While this probably isn’t the most intense books on the shelves this week, it makes a valiant effort to show up in the finals. While there are moments of indulgent curiosity and prideful perseverance, the focus is on John’s fear of the aliens around him, and the inner discomfort that’s building ever since he started living a lie. His best laid plans for the future are either stay invisible/ intangible and ghost through the world, or to cosplay as regular folk fifty years at a time, with no room for actually dealing with his situation. As different and engaging as this series has been so far, this issue is devoted to backstory and catch-up, and for all its montages there’s not much of a highlight reel.
Do you like foreheads and chins? Because the artist here LOVES foreheads and chins. They take up most of volume and mass of the head. While definitely a unique trait of the visuals, and honestly adding some much-needed levity to the book as a whole, it’s also distracting. Who cares about the dozen tubes and wires controlling a girl’s respiratory system, or the myriad details from an autopsy table shining the way towards justice, that guy needs three headbands tied together to make one headband that actually fits. There’s plenty of information and emotional expression to fill the page nicely, and as cartoony as the figures can get sometimes, the pages all carry a weight of tension.
Martian Manhunter reads like a piano recital played by someone with a fork in their hair – technically it’s performed well, and the players are into it, but there’s always a detail that keeps the audience from fully engaging.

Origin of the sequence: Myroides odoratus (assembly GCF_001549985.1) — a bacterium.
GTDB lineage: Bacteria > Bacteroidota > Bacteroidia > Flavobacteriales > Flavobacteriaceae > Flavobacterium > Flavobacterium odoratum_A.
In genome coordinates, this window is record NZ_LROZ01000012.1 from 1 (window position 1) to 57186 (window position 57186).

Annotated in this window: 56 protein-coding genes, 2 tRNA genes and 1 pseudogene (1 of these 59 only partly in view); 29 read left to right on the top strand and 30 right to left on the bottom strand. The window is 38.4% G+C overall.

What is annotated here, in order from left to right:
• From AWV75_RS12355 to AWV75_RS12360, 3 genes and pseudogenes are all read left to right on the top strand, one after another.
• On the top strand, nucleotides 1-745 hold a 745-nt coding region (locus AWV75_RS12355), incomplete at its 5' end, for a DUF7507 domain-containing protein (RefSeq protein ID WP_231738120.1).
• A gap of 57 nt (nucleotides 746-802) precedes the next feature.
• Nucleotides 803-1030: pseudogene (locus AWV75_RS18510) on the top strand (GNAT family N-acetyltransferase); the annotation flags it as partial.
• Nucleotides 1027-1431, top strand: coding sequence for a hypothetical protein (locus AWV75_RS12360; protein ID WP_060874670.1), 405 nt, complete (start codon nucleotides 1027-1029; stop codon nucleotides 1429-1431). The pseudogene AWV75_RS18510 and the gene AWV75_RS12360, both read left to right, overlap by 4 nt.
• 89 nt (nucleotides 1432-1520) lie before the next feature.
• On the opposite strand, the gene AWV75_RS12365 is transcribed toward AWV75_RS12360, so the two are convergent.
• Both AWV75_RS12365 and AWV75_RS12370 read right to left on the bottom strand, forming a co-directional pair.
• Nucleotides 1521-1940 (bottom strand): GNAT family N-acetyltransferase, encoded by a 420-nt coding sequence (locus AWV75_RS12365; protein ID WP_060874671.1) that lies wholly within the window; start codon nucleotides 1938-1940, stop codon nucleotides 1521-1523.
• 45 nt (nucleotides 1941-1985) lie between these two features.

*Captain America 8 (Coates/ Kubert): Anyone facing this man would think he’s disappointed in them, and knowing that this is the embodiment of the USA’s best qualities, that person would hurt. It’s even possible that they’re traumatized for the rest of their lives. If only Cap weren’t so proud to admit he’d dropped his keys somewhere and he’s that determined to find them.
*Moon Girl & Devil Dinosaur 40 (Montclare/ Bustos): I know Christmas gets all the mojo about keeping the holiday in your heart all year round, but wake up and smell the reality people! Just open your eyes and accept that the true daily holiday isn’t Christmas, it’s Halloween. If it’s an office party, people dress up in costumes. If there’s a convention, people dress up in costumes. If there’s any excuse whatsoever, people dress up in costumes. I’m sure Big Toy and Big Wrapping Paper dream of that kind of devotion, but Big Costumes and Tiny Candies are just leaving money on the table.
*Sim City A Dave to Kill For (Sim/ Hobbs): If anyone brings up a new Sim City and it’s NOT about the computer game, that person should be arrested on a felony charge. Try me and just see if I’m joking. The 2013 release burned with all the effervescence of a dumpster fire, but I remember the earlier versions and their grand social experimentation glory, and dammit we NEED an urban planning simulator right now! (CC Note: So this has nothing to do with the cover, huh?) (What, like Dave Sim deserves the attention?) (CC Note: Fair point.)
*Action Comics 1008 (Bendis/ Epting): Being Superman’s pal sounds like it comes with a lot of perks, but when you’re brought in as Superman’s alibi, then tend to not matter. Funny, isn’t it?
*Zorro Legendary Adventures 3 (Nadaud/ Rogot): “A-Ha! Without a word, I’ve captured your line of thinking: We’ve found the man responsible for this giant ‘Z’ on the ground. Would it surprise you to know that I too wish to find this individual? The defending of the poor, the punishing of the corrupt, they’re all fine, but the ‘Z’ is MY brand. I don’t care if the hermano’s three or thirty feet tall, no one must be allowed to use it without my permission. You get that, right?”
I’m being played off the stage, so I’ll end with my catchphrase: See you next week!
Looking for earlier blogs by Ryan Walsh for Comic Carnival? They’re here: Variant Coverage Blog Back Issues